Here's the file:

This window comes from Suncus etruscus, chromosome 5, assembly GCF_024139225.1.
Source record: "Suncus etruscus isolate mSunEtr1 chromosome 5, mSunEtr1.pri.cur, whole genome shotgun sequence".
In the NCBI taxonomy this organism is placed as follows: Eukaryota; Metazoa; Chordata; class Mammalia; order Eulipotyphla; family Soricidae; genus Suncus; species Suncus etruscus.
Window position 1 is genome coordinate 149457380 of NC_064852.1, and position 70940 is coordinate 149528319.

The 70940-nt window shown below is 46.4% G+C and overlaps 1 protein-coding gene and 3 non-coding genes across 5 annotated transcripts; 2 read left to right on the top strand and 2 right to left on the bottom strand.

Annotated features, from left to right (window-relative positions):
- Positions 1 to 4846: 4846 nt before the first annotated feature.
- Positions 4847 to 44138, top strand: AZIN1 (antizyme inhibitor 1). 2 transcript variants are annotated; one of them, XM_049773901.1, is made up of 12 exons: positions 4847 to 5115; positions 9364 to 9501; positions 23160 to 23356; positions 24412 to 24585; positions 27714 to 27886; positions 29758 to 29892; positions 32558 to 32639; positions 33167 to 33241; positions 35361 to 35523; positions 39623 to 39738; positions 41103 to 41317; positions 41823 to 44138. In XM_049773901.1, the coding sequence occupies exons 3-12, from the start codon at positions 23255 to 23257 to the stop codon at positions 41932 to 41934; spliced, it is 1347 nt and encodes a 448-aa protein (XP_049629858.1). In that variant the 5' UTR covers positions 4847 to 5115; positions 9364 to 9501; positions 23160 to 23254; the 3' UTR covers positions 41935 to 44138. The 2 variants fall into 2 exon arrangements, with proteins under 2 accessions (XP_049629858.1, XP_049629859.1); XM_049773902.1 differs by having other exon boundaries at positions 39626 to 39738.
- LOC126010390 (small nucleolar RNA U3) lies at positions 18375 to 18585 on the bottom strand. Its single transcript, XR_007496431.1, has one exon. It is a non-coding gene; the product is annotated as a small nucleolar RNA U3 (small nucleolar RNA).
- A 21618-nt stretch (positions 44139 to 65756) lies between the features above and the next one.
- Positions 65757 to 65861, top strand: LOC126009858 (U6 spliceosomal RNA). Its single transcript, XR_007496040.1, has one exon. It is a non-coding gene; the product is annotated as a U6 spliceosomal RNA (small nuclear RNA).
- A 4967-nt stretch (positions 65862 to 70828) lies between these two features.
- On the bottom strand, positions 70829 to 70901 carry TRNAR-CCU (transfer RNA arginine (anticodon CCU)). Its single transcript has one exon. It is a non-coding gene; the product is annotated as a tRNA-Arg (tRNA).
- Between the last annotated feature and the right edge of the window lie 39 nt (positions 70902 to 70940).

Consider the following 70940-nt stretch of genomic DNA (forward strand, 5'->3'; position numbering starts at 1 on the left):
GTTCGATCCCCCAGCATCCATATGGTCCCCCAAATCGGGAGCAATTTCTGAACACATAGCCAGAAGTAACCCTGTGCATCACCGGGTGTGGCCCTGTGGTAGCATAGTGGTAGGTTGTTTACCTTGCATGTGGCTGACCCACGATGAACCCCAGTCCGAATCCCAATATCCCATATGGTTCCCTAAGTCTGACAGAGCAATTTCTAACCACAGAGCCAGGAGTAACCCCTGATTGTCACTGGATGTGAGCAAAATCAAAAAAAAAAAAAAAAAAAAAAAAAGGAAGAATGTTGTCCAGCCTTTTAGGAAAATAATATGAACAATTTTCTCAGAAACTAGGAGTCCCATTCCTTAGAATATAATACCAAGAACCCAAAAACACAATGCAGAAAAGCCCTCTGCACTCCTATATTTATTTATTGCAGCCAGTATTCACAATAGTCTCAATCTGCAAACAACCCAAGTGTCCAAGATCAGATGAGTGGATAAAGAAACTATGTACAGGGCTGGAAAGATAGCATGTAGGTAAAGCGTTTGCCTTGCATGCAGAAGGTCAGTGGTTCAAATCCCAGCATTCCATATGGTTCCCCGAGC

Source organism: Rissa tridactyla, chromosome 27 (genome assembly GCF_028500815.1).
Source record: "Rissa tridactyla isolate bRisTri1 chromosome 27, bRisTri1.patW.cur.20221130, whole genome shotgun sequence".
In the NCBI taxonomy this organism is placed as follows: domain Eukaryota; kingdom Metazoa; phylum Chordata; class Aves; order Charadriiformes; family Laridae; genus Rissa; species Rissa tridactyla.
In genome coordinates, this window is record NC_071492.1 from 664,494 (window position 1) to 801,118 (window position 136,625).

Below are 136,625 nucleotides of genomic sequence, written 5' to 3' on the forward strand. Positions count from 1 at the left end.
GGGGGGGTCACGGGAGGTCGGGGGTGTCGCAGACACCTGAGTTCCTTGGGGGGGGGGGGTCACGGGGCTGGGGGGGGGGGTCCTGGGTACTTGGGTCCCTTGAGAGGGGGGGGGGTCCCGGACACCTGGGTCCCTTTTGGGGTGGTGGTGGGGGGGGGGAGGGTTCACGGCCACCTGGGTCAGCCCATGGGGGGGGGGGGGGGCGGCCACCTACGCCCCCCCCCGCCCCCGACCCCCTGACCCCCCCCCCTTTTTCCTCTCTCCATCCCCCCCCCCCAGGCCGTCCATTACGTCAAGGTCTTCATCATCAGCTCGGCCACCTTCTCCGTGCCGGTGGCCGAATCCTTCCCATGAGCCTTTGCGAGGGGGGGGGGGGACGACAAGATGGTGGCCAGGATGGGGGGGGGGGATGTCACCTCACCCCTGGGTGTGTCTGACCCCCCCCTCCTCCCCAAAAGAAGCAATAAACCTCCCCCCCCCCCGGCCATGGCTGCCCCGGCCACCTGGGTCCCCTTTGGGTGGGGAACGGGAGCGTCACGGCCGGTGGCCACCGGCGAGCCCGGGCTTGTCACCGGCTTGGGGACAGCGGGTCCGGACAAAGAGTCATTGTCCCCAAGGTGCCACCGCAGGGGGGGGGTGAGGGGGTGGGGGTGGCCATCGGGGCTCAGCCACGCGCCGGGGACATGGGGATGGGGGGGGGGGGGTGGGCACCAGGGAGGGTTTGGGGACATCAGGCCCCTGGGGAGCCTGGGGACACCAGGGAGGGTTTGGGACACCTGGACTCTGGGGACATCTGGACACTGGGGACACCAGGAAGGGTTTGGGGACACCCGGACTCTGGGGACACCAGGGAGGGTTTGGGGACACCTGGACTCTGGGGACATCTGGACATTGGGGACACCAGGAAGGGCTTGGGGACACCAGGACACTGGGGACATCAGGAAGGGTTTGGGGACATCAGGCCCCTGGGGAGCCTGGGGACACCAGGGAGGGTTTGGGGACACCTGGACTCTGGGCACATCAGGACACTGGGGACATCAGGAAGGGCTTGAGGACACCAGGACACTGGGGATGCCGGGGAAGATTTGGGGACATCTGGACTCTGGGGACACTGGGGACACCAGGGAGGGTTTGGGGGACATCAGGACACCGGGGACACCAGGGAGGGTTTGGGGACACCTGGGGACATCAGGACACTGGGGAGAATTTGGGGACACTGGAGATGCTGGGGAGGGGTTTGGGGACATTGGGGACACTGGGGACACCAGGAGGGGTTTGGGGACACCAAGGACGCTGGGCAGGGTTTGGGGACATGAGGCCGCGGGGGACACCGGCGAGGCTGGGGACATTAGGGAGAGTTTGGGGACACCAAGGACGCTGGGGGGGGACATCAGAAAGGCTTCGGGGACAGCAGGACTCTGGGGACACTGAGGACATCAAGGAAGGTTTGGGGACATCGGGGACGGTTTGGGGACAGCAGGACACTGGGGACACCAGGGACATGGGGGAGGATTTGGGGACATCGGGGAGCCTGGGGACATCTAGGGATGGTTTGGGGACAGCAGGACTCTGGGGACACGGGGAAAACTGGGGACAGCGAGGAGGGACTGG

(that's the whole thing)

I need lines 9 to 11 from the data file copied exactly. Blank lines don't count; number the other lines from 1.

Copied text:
- LOC126010390 (small nucleolar RNA U3) lies at positions 18375 to 18585 on the bottom strand. Its single transcript, XR_007496431.1, has one exon. It is a non-coding gene; the product is annotated as a small nucleolar RNA U3 (small nucleolar RNA).
- A 21618-nt stretch (positions 44139 to 65756) lies between the features above and the next one.
- Positions 65757 to 65861, top strand: LOC126009858 (U6 spliceosomal RNA). Its single transcript, XR_007496040.1, has one exon. It is a non-coding gene; the product is annotated as a U6 spliceosomal RNA (small nuclear RNA).